Teeth & Tongue

Teeth & Tongue
The Ocean Party
Estonian House, West Brunswick
Friday 28 August 2015


Jade McInally and Jess Cornelius

Jade McInally and Jess Cornelius belt out a song
– sensible shoes not shown.
photo by Anna Madden published on planetartsmel.com

At what point, I wonder, does fandom crossover and become stalking? This is my third Teeth & Tongue gig in a 12-month period, so I must be getting close to the line. In my defence, one of those shows was a support slot for Courtney Barnett, and this one at Estonian House is quite close to home, heck it’s virtually on my way home from work, so it would be rude not to turn up.

Even so, a casual observer might conclude that I have a ‘thing’ for singer, Jess Cornelius. They’d be more or less correct too, notwithstanding an age difference that would render it a bit wrong, if not actually illegal, in some states. However, so long as I don’t squeal and faint like a pre-pubescent teen at a One Direction concert, or give this piece a title that references biting, licking or any other acts associated with teeth and tongues, I can probably carry on with the charade that my infatuation with the band is entirely musical. Hmmm, perhaps I should rethink the ‘Grid Girl’ title then?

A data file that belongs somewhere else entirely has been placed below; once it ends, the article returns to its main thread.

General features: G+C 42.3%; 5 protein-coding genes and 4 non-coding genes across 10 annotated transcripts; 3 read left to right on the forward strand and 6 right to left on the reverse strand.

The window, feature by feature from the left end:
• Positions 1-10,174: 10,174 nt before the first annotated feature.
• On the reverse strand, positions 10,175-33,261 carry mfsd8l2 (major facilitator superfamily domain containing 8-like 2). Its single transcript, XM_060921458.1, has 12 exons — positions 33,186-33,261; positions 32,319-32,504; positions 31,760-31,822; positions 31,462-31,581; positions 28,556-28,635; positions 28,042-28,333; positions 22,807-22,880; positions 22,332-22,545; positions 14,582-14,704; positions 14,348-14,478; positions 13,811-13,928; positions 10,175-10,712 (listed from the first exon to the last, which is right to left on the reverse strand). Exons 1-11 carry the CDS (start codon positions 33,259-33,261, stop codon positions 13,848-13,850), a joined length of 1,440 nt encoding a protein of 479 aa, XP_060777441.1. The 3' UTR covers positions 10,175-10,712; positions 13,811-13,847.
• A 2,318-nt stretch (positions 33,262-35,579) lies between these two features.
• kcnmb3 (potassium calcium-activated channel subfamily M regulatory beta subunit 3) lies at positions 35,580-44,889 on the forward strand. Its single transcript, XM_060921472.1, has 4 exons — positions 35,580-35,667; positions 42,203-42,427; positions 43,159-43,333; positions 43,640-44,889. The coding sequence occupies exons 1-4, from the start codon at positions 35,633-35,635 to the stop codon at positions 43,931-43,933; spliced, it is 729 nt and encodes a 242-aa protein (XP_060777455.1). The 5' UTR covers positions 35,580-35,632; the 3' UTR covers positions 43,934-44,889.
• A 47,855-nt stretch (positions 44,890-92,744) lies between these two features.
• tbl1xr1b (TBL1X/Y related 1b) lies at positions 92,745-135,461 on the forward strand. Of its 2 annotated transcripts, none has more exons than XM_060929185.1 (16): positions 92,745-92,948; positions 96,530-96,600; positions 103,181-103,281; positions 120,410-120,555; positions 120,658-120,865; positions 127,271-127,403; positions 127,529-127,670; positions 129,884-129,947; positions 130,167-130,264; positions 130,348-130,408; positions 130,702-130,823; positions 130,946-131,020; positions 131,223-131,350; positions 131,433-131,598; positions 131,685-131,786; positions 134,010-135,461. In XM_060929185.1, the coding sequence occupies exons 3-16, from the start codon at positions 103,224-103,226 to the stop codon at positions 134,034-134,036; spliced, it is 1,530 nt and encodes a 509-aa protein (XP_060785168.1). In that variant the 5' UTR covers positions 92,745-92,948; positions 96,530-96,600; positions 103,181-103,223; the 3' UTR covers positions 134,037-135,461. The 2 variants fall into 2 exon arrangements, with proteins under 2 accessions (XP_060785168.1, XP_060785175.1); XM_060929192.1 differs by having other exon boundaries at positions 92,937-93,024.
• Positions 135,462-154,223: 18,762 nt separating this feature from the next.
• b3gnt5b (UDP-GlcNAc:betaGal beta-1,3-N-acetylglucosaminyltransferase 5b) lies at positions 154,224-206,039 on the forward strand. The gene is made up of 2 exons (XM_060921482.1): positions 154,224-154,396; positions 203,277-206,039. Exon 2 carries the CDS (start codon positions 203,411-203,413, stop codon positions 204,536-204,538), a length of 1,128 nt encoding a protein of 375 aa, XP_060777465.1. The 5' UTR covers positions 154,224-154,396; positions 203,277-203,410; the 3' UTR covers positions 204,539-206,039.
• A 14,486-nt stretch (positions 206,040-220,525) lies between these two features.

Teeth & Tongue’s Grids was one of my favourite Australian albums of 2014, along with The Church’s Further Deeper, #1 Dads’ About Face and Total Control’s Typical System. When I say ‘Australian’ I mean it in the traditional sense, in that Jess Cornelius, the songwriter and creative driving force of the band, is from New Zealand. But she is based in Melbourne and her band members are Australian, so they qualify under the Crowded House clause.

Together with collaborators Marc Regueiro-McKelvie and Damian Sullivan, she has produced an album that blends elements of torch song with irresistible 80s alt-pop. Cornelius has a rich, deep voice that lends grandeur and intensity to slower, keyboard led songs such as I Feel Good and adds power to the guitar driven numbers like Easy Living. Equal parts Ute Lemper, Goldfrapp and Siouxsie Sioux, her voice provides sass and strength while clever vocal arrangements with staccato backing add drama and lift the songs from a standard rock setting.

The Ocean Party

The Ocean Party

The Ocean Party – photo by Dave Reece, published on speakertv.com

Estonian House is a beautiful old art deco cinema in West Brunswick, converted into a pop-up music venue by the Shadow Electric crew who run the Abbotsford Convent venue. Whatever architectural merit it may possess, however, the mix for first band on the bill, The Ocean Party, was terrible – any subtlety in their sound was rendered impossible to hear from the echoey reverb as their chiming guitar sound filled the cavernous, half-full space only to double back on itself. The mix sounded as messy as their projected backdrop looked – a Joan Miroesque rendering of their name. Still, underneath all of that they sounded interesting enough – sort of Church-esque – so worth checking out perhaps in a smaller venue or via Spotify.